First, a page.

Killing Eve (2018- 2022), BBC America/Hulu/AMC+
Phoebe Waller-Bridge (Fleabag) created and ran the first season of this international thriller show with a very high standard when it comes to fashion. Emerald Fennell (Promising Young Woman) took care of the second season. Each season of this cat-and-mouse story has a different woman at the helm.
Sandra Oh and Jodie Comer play the two protagonists in this story about the professional assassin Villanelle (Comer) who becomes obsessed with the British intelligence investigator Eve (Oh). But the cast is rounded out by Fiona Shaw, Harriet Walter, Gemma Whelan and Nina Sosanya, among many others.
Pose (2018-2021 ), Hulu
Come for the ’80s outfits and the ballroom culture — a catwalk-type contest in which Black and Latinx LGBTQ+ members compete for trophies in different categories — but stay for the friendships among Pose‘s characters.
This Ryan Murphy co-created show for FX made headlines for having the “largest cast of transgender actors in series regular roles ever for a scripted series.” Mj Rodriguez playing the motherly Blanca, Dominique Jackson as the always flawless Elektra and Indya Moore as Angel are some of those performers.
Unbelievable (2019), Netflix
This eight-episode miniseries based on real events can be tough to watch, especially during its first episode. The show is a dramatization of the Washington and Colorado serial rape cases that occurred between 2008 and 2011. Kaitlyn Dever (Booksmart) plays Marie, a teenager who files a police report because she’s been sexually assaulted. But the detectives on her case and even those who know Marie have a hard time believing her.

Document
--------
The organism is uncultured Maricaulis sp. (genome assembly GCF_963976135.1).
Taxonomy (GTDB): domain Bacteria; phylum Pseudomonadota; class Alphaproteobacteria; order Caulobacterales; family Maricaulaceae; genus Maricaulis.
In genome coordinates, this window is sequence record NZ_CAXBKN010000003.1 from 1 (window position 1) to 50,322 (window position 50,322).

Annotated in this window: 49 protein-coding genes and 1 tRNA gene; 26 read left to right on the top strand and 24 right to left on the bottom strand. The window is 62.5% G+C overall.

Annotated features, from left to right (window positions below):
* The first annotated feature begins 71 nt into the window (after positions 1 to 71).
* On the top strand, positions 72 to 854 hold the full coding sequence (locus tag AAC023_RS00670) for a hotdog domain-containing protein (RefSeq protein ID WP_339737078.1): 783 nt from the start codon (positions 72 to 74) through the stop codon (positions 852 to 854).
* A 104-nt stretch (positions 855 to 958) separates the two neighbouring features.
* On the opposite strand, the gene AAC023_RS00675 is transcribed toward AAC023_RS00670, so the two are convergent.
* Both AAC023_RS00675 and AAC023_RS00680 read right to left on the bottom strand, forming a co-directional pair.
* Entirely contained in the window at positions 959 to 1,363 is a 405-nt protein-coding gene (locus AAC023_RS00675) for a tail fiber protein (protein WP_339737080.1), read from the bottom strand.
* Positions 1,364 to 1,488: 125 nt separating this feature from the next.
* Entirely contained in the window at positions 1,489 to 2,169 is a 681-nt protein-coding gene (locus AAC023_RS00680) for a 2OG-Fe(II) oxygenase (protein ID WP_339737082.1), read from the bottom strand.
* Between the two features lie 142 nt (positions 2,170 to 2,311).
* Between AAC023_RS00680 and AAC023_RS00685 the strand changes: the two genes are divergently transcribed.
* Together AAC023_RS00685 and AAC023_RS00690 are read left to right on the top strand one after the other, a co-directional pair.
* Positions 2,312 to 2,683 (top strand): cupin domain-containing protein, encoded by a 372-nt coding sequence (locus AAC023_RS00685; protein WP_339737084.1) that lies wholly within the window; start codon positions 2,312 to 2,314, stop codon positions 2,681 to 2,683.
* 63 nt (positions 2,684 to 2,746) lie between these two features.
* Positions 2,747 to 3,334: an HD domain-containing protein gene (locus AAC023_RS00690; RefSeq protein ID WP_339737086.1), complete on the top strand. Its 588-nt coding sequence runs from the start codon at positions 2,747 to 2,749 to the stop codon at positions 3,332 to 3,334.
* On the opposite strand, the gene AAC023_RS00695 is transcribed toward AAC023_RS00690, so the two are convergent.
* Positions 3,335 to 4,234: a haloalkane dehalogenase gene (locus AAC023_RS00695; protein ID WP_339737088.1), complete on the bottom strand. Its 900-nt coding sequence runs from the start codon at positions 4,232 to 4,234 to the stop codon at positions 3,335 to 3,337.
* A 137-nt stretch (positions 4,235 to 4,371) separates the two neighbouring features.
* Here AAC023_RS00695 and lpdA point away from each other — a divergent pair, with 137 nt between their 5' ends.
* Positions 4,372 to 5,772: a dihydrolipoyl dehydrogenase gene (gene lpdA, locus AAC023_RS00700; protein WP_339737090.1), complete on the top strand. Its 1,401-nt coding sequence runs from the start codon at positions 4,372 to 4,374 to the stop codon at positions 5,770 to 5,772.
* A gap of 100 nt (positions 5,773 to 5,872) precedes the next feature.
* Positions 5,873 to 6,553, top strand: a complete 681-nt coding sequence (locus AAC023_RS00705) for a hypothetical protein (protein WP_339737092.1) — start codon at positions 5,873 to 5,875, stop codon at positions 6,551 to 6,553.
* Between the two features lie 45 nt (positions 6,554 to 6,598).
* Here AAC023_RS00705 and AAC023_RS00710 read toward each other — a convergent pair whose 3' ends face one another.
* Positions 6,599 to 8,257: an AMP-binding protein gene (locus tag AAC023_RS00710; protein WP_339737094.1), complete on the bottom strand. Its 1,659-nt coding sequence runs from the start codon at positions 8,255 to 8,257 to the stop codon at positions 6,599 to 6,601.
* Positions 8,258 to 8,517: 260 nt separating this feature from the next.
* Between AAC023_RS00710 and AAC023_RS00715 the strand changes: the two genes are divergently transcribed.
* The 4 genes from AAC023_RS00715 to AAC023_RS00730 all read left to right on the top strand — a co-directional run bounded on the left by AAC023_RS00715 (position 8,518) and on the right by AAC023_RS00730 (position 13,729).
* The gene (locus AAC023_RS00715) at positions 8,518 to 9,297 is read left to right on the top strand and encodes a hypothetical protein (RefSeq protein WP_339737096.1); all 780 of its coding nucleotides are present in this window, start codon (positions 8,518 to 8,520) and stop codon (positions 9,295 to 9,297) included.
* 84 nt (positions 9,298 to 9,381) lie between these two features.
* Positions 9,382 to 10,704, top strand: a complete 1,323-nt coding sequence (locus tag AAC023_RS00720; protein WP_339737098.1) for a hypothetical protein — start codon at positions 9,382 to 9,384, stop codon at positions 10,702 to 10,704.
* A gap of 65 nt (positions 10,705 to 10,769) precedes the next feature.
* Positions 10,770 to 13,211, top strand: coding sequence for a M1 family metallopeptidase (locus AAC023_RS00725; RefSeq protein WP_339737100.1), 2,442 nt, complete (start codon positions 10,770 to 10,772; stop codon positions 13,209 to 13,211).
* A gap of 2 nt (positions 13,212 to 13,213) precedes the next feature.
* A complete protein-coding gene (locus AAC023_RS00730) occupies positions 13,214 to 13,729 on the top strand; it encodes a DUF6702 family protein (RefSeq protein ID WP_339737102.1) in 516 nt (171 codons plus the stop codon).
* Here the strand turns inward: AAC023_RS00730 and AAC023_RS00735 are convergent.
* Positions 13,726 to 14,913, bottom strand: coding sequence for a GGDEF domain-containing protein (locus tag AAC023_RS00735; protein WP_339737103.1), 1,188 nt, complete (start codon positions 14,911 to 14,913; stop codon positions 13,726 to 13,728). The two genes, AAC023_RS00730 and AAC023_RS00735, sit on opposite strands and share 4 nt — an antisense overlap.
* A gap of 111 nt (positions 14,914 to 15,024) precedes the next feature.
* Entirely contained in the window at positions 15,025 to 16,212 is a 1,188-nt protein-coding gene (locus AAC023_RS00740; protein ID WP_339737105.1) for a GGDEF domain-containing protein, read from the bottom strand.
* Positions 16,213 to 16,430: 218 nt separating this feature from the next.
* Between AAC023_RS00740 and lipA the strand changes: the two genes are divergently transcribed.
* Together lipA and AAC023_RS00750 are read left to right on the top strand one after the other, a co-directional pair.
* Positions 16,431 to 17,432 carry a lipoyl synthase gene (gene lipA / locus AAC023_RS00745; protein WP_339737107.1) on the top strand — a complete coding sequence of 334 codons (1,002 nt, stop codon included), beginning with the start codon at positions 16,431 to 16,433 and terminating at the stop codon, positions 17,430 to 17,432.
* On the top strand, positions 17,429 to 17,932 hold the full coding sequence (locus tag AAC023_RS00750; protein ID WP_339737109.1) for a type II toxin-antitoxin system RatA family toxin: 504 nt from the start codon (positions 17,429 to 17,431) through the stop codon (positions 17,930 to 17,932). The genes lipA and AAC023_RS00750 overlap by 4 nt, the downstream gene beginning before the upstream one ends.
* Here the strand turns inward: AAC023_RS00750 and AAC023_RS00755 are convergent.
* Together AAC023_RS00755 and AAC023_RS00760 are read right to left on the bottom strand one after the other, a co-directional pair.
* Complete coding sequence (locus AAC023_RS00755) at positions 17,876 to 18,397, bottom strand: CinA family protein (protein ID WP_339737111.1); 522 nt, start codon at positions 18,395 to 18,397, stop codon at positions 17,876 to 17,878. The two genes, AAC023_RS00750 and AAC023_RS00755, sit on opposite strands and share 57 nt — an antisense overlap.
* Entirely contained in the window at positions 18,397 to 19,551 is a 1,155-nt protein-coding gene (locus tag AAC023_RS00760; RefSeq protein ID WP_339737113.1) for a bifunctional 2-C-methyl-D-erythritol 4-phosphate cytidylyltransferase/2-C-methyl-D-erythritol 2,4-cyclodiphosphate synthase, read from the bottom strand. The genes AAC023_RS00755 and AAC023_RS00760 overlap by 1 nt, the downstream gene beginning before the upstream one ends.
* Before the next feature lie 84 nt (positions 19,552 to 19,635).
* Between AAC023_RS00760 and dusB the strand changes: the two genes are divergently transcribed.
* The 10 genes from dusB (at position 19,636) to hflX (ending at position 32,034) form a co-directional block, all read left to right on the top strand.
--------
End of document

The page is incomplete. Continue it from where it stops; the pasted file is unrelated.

Toni Collette and Merritt Wever play two police detectives inspired by real officers. The detectives live miles away from Marie, but they start investigating similar attacks to the one Marie survived.
Mrs. America (2020), Hulu
This nine-episode limited series has a bit of everything: a very well-curated selection of ’70s music and attire, historical figures reminding us about the women’s civil rights movement and more than a few skillful performances.
Rose Byrne plays feminist icon Gloria Steinem in this FX show. Uzo Aduba is Shirley Chisholm, the first Black woman elected to the United States Congress. Margo Martindale dons the hats of women’s movement leader Bella Abzug. Elizabeth Banks is the Republican feminist activist Jill Ruckelshaus. They all worked together to achieve the ratification of the Equal Rights Amendment but were met by the opposition of the ultra-conservative activist Phyllis Schlafly (Cate Blanchett).
Let’s just say that Mrs. America is one of those shows that’ll make you check Wikipedia often — or even read a history book.
Betty (2020- 2021), HBO
This two-season series is a spin-off of Crystal Moselle’s 2018 film Skate Kitchen. It stars newcomers Dede Lovelace, Moonbear, Nina Moran, Ajani Russell and Rachelle Vinberg, who all appeared in the original film. The show gives us a first-row view into the world of skateboarding in New York City.
Betty refers to the term male skaters sometimes used to refer to women who hang around skateboarders. The show follows a group of friends and women skateboarders in their everyday lives and portrays how this group of girls navigates a man-dominated sport.
P-Valley (2020-), Starz
Pulitzer Prize winner Katori Hall (The Hot Wing King) created and runs this TV show adapted from her own play Pussy Valley. Set in the fictional town of Chucalissa, in the Mississippi Delta, the show centers on the lives of the workers of a strip club, The Pynk. Season one of the show was solely directed by women, which contributed to showing the pole dancing sequences from a non-objectifying female lens that amplified the artistry of this kind of performance.
The show stars Brandee Evans, Elarica Johnson, Shannon Thornton and Skyler Joy as some of the dancers at The Pynk. But other than its big and diverse women cast, the show also features characters like Uncle Clifford, the non-binary owner of the club and someone who always knows what to say.